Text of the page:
I thought I’d finish off by giving some examples of zoos that actually employ animal rotation in a meaningful way. With one exception these are all stateside. It is a general rule that the USA is about 10-20 years ahead of Europe when it comes to trying new zoo design techniques. Maybe it’s the much larger numbers of wealthy benefactors who like to see their name at the front of an exhibit.
By far the most famous example of animal rotation happens at Louisville Zoo. This is where Jon Coe designed the first animal rotation exhibit in the world. It’s also where most of the research on how it improves animal enrichment has been done.
The exhibit in question is called ‘Islands’ and features a mix of Tiger, Orangutan, Tapir, Babirusa and Siamang. The way they split up the exhibit is to have three naturalistic outdoor enclosures, one indoor ‘day room’ and a number of smaller off display areas. You can see in the picture below that it might not be your traditional circle but there are shoots and passages leading for every enclosure.
The fabulous YouTube channel Zoo Tours have actually filmed a visit to the Islands so you can see it for yourself. I’ve copied the video in below so if you have 10 mins spare then get a cup of tea, kick back and enjoy.
Louisville also has multiple troops of gorillas and so they do a single species animal rotation across all their gorillas. Can you tell Louisville like the animal rotation idea?
Denver zoo started their forays into animal rotation by letting the hyenas into the lion exhibit after the lions had gone to bed. This was clearly successful as they’ve now implemented animal rotation for the hyenas and the wild dogs. Okay, this might not be 5 species like at Louisville but it’s a start!
Atlanta zoo had a program of moving gorilla troops between exhibits. There was some good science done over a five year project to show this was beneficial to the animals but for some reason they’ve now stopped. My guess is that they couldn’t afford the extra staff to make it work but that is very much a guess!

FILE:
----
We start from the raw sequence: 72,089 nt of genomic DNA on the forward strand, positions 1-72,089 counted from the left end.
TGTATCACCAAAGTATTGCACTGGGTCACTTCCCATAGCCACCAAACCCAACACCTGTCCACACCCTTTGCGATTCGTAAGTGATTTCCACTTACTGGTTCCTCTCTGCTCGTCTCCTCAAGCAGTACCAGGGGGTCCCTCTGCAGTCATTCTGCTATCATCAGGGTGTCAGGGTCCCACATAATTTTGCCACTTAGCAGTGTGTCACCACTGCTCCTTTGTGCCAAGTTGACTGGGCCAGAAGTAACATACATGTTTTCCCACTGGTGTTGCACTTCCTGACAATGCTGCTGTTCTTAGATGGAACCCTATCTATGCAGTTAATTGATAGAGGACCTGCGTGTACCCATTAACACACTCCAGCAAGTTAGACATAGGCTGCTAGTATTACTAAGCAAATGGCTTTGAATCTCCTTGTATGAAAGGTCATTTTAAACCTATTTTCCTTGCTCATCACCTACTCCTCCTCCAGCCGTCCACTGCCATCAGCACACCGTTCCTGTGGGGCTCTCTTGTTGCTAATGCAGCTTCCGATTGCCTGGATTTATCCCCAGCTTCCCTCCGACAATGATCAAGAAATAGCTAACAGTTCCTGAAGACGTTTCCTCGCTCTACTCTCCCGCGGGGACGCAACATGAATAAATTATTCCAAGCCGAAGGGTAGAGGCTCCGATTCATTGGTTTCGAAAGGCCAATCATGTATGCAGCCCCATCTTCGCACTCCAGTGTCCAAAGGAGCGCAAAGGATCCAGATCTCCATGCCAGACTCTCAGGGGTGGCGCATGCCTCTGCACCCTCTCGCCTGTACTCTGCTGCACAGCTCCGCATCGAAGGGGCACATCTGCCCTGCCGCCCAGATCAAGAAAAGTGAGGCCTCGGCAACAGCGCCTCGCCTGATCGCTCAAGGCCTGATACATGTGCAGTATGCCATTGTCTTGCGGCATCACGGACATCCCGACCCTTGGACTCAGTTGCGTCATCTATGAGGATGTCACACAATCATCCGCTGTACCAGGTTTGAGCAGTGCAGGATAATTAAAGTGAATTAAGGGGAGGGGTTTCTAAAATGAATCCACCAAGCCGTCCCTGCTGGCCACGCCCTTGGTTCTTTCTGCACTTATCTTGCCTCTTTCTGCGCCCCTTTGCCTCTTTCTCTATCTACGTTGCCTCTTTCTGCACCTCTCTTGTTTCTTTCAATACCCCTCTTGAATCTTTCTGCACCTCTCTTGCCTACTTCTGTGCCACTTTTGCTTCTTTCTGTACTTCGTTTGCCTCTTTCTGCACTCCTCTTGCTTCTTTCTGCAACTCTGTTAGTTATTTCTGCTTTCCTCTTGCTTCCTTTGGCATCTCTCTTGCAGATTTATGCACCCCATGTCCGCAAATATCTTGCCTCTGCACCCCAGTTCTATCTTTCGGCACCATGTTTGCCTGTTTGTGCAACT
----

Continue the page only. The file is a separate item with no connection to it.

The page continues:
Toledo zoo uses animal rotation in its primate forest section where it cycles a 6 monkey species across three public facing displays and three off-exhibit enclosures. This is the example with the largest number of animals off display at anyone time.
California Science Centre
For those that don’t know, Californian Science Centre has a reputation of holding a world leading mix of all sorts of species. It makes sense then that a place like this would try and be at the cutting edge of zoo enclosure research. They run a multi-species animal rotation. In the Asian Rainforests section of the zoo there are three rotating enclosures which at any time may hold hornbills, kites, babirusa, small-clawed otters, fishing cat, binturong and siamang. Part of the excitement is that it allows multiple mixed species exhibits to be tried on a short term basis, hopefully giving other zoos good evidence for compatibility in future exhibits.
Point Defiance Zoo
Another Asian exhibit where tigers, tapirs, siamangs, porcupines, otters, anoa and gibbons can be rotated around 5 enclosures. This came after the Louisville example and has clearly taken a lot of the learning from them which you can see in the choice of species.
The only European Zoo on this list (please mention in the comments if you know of others!). Zurich zoo doesn’t run the typical animal rotation program but it gets a special mention because it lets the wolves run loose in the tiger enclosure if the tigers are in bed. Here is a video of the wolves sniffing all around the tiger enclosure, clearly demonstrating the stimulation that comes from animal rotation
Zoo rotation might not be for everyone due to the cost but, providing you can stomach the hit, it does bring a whole new type of enrichment and stimulations into the animals lives. It isn’t only the animals though, animal rotation can benefit both the guests and the keepers so if you just happen to be spending £20m on a new zoo enclosure why not give it a thought?
P.s. if you’ve scrolled all the way to the bottom to find out if a tiger and an orangutan can share an enclosure the answer is yes, but not at the same time. Please don’t put your orangutans in with your tigers.